Mentorship Study Reveals Untapped Value in Peer to Peer Learning

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NETtime Solutions, a SaaS time and attendance software provider, has released their findings on how mentorship has affected workers after closing another successful survey on life in today’s workplace. The survey looked at those who were mentors, had been mentored or both, as well as those who had never participated in a mentoring relationship. Questions posed included why the individual engaged in mentorship, how effective mentorship was versus a formal education, and what was the age relationship of mentor to mentored.

The full findings of this survey have been published to and can be found in multimedia format on the company’s Facebook page,

NETtime’s mentorship survey revealed valuable information for organizations looking to implement new training programs in response to the current skills shortage in the workplace. Based on feedback collected from mentors and mentees, a mentorship initiative could be the answer to filling the skills shortage gap. Not only is mentorship a low-cost option for businesses, 60% of those who have engaged in a mentoring relationship report that it was more effective than traditional education in their career paths.

One surprising result of the survey was that 62% of those who said they had not previously participated in mentorship had never considered it as a skill development option. Therefore, a company initiated mentorship program established for training purposes is likely to receive a favorable response.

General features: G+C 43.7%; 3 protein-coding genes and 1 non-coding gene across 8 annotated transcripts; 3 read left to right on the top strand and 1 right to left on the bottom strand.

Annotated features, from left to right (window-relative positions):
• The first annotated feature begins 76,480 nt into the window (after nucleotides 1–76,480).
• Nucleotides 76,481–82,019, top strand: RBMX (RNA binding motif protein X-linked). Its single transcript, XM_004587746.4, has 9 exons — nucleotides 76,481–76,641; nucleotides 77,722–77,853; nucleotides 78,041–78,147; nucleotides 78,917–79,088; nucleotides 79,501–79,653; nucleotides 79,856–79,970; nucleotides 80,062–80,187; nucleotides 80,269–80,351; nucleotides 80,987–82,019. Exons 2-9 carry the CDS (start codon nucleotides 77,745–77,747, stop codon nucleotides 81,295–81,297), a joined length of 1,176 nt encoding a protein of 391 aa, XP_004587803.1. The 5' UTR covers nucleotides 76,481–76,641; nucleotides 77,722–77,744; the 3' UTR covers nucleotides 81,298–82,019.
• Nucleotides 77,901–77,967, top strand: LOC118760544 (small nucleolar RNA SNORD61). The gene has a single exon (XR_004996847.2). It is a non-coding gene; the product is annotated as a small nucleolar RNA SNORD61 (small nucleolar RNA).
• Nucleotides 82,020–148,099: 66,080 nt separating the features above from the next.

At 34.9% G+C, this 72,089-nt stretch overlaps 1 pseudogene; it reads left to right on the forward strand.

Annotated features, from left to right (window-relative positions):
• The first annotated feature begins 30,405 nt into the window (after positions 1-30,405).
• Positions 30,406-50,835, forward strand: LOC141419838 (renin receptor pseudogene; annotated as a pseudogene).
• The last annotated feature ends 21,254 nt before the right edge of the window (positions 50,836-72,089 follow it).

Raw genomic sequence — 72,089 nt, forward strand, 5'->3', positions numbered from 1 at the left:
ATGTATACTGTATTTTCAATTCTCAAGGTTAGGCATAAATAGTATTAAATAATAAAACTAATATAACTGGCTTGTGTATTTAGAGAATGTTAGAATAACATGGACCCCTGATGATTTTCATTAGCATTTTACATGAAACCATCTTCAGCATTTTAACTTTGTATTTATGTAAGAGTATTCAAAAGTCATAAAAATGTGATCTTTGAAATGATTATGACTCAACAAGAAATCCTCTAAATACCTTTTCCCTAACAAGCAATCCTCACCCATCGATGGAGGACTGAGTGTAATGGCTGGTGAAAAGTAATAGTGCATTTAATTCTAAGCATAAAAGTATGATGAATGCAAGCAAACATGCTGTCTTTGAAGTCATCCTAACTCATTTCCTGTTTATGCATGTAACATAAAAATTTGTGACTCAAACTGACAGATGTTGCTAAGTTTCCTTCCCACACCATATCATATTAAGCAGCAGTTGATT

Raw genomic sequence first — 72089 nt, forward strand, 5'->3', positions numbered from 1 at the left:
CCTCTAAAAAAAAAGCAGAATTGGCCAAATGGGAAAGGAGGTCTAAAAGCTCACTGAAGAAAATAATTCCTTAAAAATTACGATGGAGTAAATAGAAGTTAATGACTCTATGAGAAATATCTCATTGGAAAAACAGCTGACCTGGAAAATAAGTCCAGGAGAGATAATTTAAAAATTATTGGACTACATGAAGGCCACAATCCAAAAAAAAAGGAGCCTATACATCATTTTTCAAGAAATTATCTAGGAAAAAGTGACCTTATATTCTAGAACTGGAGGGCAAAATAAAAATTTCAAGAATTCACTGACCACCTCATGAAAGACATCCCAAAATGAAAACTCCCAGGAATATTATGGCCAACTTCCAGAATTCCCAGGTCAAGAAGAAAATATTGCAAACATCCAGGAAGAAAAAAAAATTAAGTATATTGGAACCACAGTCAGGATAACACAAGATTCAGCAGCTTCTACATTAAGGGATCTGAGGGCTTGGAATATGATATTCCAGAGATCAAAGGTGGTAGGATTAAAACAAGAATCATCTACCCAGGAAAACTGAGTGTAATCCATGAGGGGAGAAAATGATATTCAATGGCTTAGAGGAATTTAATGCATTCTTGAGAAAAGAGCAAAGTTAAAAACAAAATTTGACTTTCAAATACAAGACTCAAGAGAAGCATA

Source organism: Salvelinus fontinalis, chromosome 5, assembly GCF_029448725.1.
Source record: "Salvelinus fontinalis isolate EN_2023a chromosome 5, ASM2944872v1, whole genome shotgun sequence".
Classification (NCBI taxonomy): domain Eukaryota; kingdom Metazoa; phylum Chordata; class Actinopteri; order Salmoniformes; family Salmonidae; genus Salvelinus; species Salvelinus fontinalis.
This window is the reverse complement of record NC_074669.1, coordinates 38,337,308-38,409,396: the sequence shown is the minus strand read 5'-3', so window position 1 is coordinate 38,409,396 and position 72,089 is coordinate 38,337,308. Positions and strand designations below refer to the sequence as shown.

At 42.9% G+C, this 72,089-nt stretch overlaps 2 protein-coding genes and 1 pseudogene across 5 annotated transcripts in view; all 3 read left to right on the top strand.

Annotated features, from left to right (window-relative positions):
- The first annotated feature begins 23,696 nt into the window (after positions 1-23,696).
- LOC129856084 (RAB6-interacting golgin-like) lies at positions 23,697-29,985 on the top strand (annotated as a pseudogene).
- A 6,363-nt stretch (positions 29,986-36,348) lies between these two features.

Mentorship may also help to shorten the learning curve for some employees and lead to greater productivity. One survey respondent said that after starting a mentorship relationship, “I have become a much more disciplined individual with a way of always thinking wisely and making the best decisions in life.” When employees are productive and make good choices, businesses are bound to reap ancillary benefits.

As baby boomers stay longer in the workplace, the traditional idea of an older mentor and younger mentee is also shifting. NETtime’s mentorship survey data revealed that the amount of those mentoring people younger than themselves is about even with those who mentor an individual older than they are. This reverse mentorship paradigm is likely due to the fact that Millennials and Generation Y workers are better versed in high-tech skills that an older generation must adopt to stay competitive in the job market.

The relationship between the mentor and mentee plays an important role in the success of the relationship. There must be a basic understanding of each individual’s motivation. This will help a mentor guide their mentee in the direction in which they want to go, and at the right speed. On the opposite end, when the mentee holds their mentor in an esteemed regard, they are more likely to value their mentor’s knowledge and implement suggestions quickly.

The survey also revealed that outside of an educational value, mentorship has benefits for the mentee that are not typically discussed. One respondent who was receiving mentorship from a superior at her company while working in a business development role reported, “Mentorship gives you a look down the road you are traveling before you get to your destination. I would not have known what my life was going to be like 20 years down the road without associating with people 20 years senior in their careers.”

For those interested in more details on how mentorship is being used in the workplace today, please visit NETtime’s Facebook page. Here you can also take their current survey that takes a look at higher education and the effectiveness of different learning methods.

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